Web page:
Memorial Day is much more than the unofficial beginning of summer, much more than a three-day weekend. It honors the men and women who made the ultimate sacrifice, giving up their lives in the defense of their country. As a solemn observation, Memorial Day has a set of traditions that do justice to the honor of our fallen heroes. For a richer, deeper understanding of this important holiday, plan to participate in these activities:
1. Visit the cemetery. If you have family members who were veterans, bring flowers and/or flags to their graves. Some cemeteries have specific regulations about what kind of memorials are allowed; be sure to check ahead to avoid potential problems. 
Bring your children or grandchildren; have a talk with them beforehand about being respectful in a cemetery. Though this is a solemn task, it should also be a time to share good memories of your loved one who’s passed on. Let your children know why you’re proud of your late veteran. Memorial Day is a good time to pass on family stories about the historical struggles the family has participated in.

Even if you don’t have a loved one who was lost in a war, or who was a veteran, take the time to visit the cemetery. Find the resting place of a veteran whose grave needs flowers or a flag, and leave some for him or her. 
2. Visit your local memorial. Since the World Wars, there have been memorials to United States soldiers all over the world. Maybe a historical battle was fought in or near your town; if so, there is likely a marker observing the actual place where it occurred. Visit these places and learn about the history of the place. You can also leave flowers and flags at a memorial as you would on a veteran’s grave, honoring all the participants at once. Many cities and towns also have war memorials if their citizens were involved in the conflict, even if the actual conflict took place far from home.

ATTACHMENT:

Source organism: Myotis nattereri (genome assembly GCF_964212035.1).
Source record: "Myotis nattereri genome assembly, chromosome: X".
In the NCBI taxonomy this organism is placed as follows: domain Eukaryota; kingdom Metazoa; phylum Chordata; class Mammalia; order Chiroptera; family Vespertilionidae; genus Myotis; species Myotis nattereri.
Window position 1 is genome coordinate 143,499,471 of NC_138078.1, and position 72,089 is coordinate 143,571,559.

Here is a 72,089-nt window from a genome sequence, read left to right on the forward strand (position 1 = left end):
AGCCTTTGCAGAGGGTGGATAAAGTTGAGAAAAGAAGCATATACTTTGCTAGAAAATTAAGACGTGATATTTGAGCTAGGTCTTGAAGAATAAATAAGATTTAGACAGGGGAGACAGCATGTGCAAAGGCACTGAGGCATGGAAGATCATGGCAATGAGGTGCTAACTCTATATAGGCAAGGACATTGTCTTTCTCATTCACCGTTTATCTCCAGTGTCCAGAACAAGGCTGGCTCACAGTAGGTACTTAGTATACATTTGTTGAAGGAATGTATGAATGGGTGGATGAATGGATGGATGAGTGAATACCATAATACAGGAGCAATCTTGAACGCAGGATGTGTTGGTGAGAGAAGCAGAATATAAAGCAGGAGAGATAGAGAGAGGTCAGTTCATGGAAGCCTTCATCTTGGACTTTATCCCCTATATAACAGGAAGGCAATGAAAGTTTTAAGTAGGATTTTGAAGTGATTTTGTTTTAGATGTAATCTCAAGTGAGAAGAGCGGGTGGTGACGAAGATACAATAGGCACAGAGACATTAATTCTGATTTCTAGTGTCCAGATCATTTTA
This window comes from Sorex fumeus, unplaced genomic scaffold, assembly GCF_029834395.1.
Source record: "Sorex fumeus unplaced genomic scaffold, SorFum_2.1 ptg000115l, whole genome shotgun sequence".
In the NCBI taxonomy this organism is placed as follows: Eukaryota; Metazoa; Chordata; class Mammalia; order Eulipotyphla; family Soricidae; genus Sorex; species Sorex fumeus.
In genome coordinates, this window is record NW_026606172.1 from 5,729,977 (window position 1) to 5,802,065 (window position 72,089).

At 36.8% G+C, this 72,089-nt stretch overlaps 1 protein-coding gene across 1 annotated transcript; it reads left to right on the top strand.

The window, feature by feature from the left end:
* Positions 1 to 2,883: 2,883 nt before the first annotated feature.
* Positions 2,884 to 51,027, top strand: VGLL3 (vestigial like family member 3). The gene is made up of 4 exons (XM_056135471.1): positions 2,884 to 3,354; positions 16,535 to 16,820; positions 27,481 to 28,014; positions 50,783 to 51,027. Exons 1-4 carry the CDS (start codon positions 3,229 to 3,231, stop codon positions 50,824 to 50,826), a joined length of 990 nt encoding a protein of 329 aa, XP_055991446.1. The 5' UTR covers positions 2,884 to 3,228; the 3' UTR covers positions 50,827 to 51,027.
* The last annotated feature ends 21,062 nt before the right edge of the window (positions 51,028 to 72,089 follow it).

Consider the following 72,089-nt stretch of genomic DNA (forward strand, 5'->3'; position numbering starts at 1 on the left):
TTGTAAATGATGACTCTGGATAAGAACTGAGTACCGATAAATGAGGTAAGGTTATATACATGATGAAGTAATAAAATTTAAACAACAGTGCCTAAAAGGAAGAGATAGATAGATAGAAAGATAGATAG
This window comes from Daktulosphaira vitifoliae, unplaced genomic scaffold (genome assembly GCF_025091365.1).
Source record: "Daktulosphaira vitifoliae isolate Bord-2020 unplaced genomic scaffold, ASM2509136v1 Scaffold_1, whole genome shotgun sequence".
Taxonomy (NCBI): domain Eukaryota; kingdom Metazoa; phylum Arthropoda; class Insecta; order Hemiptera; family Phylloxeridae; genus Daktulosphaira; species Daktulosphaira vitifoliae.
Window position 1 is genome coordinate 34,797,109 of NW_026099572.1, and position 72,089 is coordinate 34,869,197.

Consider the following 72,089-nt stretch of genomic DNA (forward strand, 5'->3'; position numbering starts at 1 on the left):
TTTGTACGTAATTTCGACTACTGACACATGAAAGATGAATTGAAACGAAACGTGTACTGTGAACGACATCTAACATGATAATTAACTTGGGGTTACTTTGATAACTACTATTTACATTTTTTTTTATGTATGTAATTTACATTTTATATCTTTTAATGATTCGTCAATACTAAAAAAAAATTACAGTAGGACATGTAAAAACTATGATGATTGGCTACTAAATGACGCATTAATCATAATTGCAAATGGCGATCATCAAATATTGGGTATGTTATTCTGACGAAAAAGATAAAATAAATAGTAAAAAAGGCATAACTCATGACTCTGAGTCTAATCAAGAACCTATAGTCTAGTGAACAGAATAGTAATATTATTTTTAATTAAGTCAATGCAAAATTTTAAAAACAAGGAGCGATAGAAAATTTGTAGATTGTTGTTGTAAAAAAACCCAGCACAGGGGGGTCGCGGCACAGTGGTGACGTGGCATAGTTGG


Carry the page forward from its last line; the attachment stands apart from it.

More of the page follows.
You can find an alphabetical list of memorials and casualties lists at You can also call or look online for your local parks department for more information. 
3. Fly the U.S. flag at half-staff until noon on Memorial Day. This is specified by the U.S. Flag Code. After noon, it may be raised to full staff. 
4. Fly the POW/MIA flag. As of February 2010, there are 12 Americans currently listed as missing in action in Iraq and Afghanistan. There are another 2 Americans officially listed as missing from the 1991 Persian Gulf War, though the unofficial number may be considerably higher. The numbers from earlier conflicts are even more sobering: 1,720 Americans from the Vietnam War, 8,051 from the Korean War, 74,384 from the Second World War, with an additional 6,043 Americans buried at sea. 
Memorial Day is not only the ideal time for remembering those who are missing, but also for actions. Since many POW/MIAs may still be alive and in captivity, it’s important for the U.S. to do all it can to find them and bring them home, or at least to let their families know what became of them and return remains when necessary. Call or write your representatives to let them know this issue is important to you.